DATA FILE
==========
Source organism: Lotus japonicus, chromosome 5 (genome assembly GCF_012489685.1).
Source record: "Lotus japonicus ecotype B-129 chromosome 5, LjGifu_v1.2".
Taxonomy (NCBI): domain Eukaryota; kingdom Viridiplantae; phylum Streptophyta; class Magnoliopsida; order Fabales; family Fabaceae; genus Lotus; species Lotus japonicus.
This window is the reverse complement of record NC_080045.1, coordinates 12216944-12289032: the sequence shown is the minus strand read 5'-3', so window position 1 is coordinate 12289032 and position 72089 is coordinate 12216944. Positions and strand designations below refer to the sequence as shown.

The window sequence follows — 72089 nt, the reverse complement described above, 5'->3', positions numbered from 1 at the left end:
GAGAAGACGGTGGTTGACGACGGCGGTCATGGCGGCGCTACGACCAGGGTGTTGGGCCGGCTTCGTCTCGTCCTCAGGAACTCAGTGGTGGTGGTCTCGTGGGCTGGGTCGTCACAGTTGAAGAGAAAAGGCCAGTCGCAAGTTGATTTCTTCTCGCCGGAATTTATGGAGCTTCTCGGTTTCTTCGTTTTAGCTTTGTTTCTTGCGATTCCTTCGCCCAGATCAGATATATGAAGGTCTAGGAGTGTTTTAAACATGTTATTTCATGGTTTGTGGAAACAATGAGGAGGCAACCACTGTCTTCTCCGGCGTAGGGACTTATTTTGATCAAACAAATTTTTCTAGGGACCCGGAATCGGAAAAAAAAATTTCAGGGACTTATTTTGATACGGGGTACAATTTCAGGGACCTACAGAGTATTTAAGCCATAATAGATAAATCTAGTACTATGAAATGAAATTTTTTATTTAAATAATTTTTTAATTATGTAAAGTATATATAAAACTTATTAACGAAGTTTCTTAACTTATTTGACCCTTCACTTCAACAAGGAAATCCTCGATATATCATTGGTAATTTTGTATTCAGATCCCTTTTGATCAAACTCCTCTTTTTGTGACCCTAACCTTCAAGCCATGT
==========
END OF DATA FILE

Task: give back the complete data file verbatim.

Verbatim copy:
Source organism: Lotus japonicus, chromosome 5 (genome assembly GCF_012489685.1).
Source record: "Lotus japonicus ecotype B-129 chromosome 5, LjGifu_v1.2".
Taxonomy (NCBI): domain Eukaryota; kingdom Viridiplantae; phylum Streptophyta; class Magnoliopsida; order Fabales; family Fabaceae; genus Lotus; species Lotus japonicus.
This window is the reverse complement of record NC_080045.1, coordinates 12216944-12289032: the sequence shown is the minus strand read 5'-3', so window position 1 is coordinate 12289032 and position 72089 is coordinate 12216944. Positions and strand designations below refer to the sequence as shown.

The window sequence follows — 72089 nt, the reverse complement described above, 5'->3', positions numbered from 1 at the left end:
GAGAAGACGGTGGTTGACGACGGCGGTCATGGCGGCGCTACGACCAGGGTGTTGGGCCGGCTTCGTCTCGTCCTCAGGAACTCAGTGGTGGTGGTCTCGTGGGCTGGGTCGTCACAGTTGAAGAGAAAAGGCCAGTCGCAAGTTGATTTCTTCTCGCCGGAATTTATGGAGCTTCTCGGTTTCTTCGTTTTAGCTTTGTTTCTTGCGATTCCTTCGCCCAGATCAGATATATGAAGGTCTAGGAGTGTTTTAAACATGTTATTTCATGGTTTGTGGAAACAATGAGGAGGCAACCACTGTCTTCTCCGGCGTAGGGACTTATTTTGATCAAACAAATTTTTCTAGGGACCCGGAATCGGAAAAAAAAATTTCAGGGACTTATTTTGATACGGGGTACAATTTCAGGGACCTACAGAGTATTTAAGCCATAATAGATAAATCTAGTACTATGAAATGAAATTTTTTATTTAAATAATTTTTTAATTATGTAAAGTATATATAAAACTTATTAACGAAGTTTCTTAACTTATTTGACCCTTCACTTCAACAAGGAAATCCTCGATATATCATTGGTAATTTTGTATTCAGATCCCTTTTGATCAAACTCCTCTTTTTGTGACCCTAACCTTCAAGCCATGT